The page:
The mastermind behind a notorious D.C. drug empire asked a judge for release from his life sentence because of all the help he provided prosecutors as an informant over the past 20 years.
Rayful Edmond’s violent, family-run operation was estimated by law enforcement to have moved up to 1,700 pounds of cocaine per month and made more than $1 million per week in the 1980s. It was linked to at least 30 murders, although none was connected to Edmond.
He received a sentence of life without parole in 1990 for conspiracy and racketeering and was sent to a maximum-security prison in Pennsylvania. He continued to run a drug distribution network from inside the prison for which he received an additional 30-year sentence. Then Edmond became an informant cooperating with FBI agents.
Edmond appeared before a federal judge Wednesday and apologized for what he called the hurt he caused and said he’s a changed man now. Edmond’s attorneys said he should be released from his life sentence in prison because of all the help he’s provided prosecutors as an informant over the past 20 years.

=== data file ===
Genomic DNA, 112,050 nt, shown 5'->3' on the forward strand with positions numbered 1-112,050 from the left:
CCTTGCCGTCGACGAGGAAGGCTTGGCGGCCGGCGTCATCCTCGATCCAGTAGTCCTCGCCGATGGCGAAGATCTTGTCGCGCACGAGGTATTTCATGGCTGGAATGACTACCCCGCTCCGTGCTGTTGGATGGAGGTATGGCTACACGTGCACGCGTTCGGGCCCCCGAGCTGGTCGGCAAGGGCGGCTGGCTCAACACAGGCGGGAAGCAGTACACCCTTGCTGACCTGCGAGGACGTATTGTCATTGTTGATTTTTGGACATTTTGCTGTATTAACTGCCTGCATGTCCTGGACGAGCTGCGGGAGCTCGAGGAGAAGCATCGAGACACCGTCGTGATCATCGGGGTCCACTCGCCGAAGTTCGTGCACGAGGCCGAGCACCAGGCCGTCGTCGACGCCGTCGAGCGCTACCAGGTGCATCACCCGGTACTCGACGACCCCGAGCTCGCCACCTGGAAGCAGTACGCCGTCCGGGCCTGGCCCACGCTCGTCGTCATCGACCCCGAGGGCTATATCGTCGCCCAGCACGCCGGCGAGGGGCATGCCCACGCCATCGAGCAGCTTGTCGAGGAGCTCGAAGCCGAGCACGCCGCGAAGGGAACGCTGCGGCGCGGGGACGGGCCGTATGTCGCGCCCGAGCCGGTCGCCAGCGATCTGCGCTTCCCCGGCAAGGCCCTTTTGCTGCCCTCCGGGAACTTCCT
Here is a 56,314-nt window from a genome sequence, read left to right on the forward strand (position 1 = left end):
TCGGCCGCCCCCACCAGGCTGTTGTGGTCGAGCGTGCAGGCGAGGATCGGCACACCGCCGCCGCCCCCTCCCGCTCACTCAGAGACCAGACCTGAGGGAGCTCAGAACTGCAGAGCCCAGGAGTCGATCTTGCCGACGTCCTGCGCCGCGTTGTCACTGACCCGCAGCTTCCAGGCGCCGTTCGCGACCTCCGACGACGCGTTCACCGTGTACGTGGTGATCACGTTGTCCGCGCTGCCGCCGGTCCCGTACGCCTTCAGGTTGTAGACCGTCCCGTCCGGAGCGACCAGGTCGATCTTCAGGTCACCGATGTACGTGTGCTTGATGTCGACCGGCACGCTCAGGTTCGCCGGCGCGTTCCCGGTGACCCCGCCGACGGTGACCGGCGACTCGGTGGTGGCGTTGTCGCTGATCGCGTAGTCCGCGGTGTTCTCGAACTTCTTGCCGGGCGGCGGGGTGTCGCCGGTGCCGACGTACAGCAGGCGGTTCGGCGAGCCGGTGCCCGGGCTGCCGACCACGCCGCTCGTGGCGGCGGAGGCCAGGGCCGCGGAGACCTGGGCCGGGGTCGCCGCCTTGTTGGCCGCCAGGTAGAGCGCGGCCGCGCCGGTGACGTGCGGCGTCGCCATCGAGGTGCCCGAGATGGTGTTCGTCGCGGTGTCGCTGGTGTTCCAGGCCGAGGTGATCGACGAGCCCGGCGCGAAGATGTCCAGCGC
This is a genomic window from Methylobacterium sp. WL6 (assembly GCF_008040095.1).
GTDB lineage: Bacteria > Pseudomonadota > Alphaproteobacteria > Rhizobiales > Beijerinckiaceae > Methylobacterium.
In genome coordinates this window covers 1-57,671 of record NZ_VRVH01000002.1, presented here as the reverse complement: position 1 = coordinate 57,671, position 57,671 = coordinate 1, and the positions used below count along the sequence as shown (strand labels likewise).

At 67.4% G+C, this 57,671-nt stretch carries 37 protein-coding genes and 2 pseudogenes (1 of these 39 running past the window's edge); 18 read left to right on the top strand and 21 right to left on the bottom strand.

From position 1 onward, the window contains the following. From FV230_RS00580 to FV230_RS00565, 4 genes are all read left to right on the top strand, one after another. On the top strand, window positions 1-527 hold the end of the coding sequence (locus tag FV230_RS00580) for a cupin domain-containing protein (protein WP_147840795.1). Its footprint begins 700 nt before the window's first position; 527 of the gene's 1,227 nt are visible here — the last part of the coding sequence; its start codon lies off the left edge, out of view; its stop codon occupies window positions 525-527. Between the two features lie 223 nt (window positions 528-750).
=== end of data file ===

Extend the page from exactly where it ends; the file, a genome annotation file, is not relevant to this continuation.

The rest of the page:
The same prosecutor who sent Edmond to prison testified Edmond provided invaluable information leading to the conviction of local murderers and drug dealers, as well as members of Columbia’s drug cartels. He described Edmond’s cooperation as extraordinary and off the charts, but he also noted the legacy of death and destruction he left in his hometown.
While prosecutors agree Edmond’s entitled to a sentence reduction, they want it reduced to 40 years, not to time served.
Several local ministers testified for Edmond, saying they believe he can be a positive influence in the community through outreach and encouraging young people to stay out of trouble.
Judge Emmett Sullivan said this will be one of the most challenging decisions he’s ever made in his career. He is not expected to issue a decision until early next year.
If the judge does reduce the sentence, Edmond still faces that additional 30-year sentence in Pennsylvania. The prosecutor in that case has not said whether he would consider asking the courts to reduce that sentence as well.